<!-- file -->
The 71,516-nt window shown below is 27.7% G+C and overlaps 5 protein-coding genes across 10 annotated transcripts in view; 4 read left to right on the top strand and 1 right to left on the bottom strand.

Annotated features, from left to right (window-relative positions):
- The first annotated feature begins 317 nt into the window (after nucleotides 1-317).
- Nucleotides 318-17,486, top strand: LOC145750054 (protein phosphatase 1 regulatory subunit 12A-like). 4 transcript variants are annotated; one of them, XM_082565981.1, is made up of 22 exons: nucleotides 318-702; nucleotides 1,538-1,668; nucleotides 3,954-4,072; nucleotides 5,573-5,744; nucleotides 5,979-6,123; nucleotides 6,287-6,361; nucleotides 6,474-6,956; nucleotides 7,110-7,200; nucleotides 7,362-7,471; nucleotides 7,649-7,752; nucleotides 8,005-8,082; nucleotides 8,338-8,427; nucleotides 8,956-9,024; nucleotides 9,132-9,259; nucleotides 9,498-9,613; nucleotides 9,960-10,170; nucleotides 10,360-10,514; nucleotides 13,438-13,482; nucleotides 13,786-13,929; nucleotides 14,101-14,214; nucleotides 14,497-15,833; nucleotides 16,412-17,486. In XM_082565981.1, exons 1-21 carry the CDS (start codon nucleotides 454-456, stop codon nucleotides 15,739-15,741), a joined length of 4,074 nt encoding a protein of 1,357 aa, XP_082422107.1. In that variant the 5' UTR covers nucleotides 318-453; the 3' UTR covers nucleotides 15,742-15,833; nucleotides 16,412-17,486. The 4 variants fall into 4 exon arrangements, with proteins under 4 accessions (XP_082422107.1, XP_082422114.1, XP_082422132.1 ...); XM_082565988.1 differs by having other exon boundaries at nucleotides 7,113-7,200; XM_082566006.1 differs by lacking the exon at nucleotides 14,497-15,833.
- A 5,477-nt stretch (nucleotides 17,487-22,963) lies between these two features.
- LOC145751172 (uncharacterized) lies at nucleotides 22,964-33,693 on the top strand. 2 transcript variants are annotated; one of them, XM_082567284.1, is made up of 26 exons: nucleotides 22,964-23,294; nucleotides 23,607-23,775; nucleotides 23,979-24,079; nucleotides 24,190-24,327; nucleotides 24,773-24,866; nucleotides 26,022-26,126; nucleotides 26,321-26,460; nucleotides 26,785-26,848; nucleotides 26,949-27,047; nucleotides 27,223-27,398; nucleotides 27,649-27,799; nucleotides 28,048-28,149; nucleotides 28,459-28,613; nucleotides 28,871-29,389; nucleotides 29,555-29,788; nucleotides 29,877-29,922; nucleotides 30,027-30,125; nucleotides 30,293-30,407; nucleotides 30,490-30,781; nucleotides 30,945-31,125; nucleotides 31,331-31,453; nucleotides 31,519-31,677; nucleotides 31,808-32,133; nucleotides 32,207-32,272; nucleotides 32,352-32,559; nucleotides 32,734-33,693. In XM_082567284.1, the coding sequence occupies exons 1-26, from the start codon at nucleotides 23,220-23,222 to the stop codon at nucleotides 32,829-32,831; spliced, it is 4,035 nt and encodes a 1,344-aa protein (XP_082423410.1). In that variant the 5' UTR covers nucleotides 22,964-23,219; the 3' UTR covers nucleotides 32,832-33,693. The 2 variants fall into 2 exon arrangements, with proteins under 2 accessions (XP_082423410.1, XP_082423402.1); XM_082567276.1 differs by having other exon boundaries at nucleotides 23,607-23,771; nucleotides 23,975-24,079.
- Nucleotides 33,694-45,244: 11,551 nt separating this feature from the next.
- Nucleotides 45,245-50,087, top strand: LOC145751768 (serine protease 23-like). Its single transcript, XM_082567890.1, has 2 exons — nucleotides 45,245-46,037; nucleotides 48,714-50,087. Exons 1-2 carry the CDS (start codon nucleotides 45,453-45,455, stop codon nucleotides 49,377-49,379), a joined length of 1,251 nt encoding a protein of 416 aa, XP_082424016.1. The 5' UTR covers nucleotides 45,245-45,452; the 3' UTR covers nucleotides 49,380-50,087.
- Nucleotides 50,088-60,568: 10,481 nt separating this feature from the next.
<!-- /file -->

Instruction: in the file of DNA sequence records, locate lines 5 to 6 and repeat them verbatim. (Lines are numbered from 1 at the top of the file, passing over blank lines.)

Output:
- A 5,477-nt stretch (nucleotides 17,487-22,963) lies between these two features.
- LOC145751172 (uncharacterized) lies at nucleotides 22,964-33,693 on the top strand. 2 transcript variants are annotated; one of them, XM_082567284.1, is made up of 26 exons: nucleotides 22,964-23,294; nucleotides 23,607-23,775; nucleotides 23,979-24,079; nucleotides 24,190-24,327; nucleotides 24,773-24,866; nucleotides 26,022-26,126; nucleotides 26,321-26,460; nucleotides 26,785-26,848; nucleotides 26,949-27,047; nucleotides 27,223-27,398; nucleotides 27,649-27,799; nucleotides 28,048-28,149; nucleotides 28,459-28,613; nucleotides 28,871-29,389; nucleotides 29,555-29,788; nucleotides 29,877-29,922; nucleotides 30,027-30,125; nucleotides 30,293-30,407; nucleotides 30,490-30,781; nucleotides 30,945-31,125; nucleotides 31,331-31,453; nucleotides 31,519-31,677; nucleotides 31,808-32,133; nucleotides 32,207-32,272; nucleotides 32,352-32,559; nucleotides 32,734-33,693. In XM_082567284.1, the coding sequence occupies exons 1-26, from the start codon at nucleotides 23,220-23,222 to the stop codon at nucleotides 32,829-32,831; spliced, it is 4,035 nt and encodes a 1,344-aa protein (XP_082423410.1). In that variant the 5' UTR covers nucleotides 22,964-23,219; the 3' UTR covers nucleotides 32,832-33,693. The 2 variants fall into 2 exon arrangements, with proteins under 2 accessions (XP_082423410.1, XP_082423402.1); XM_082567276.1 differs by having other exon boundaries at nucleotides 23,607-23,771; nucleotides 23,975-24,079.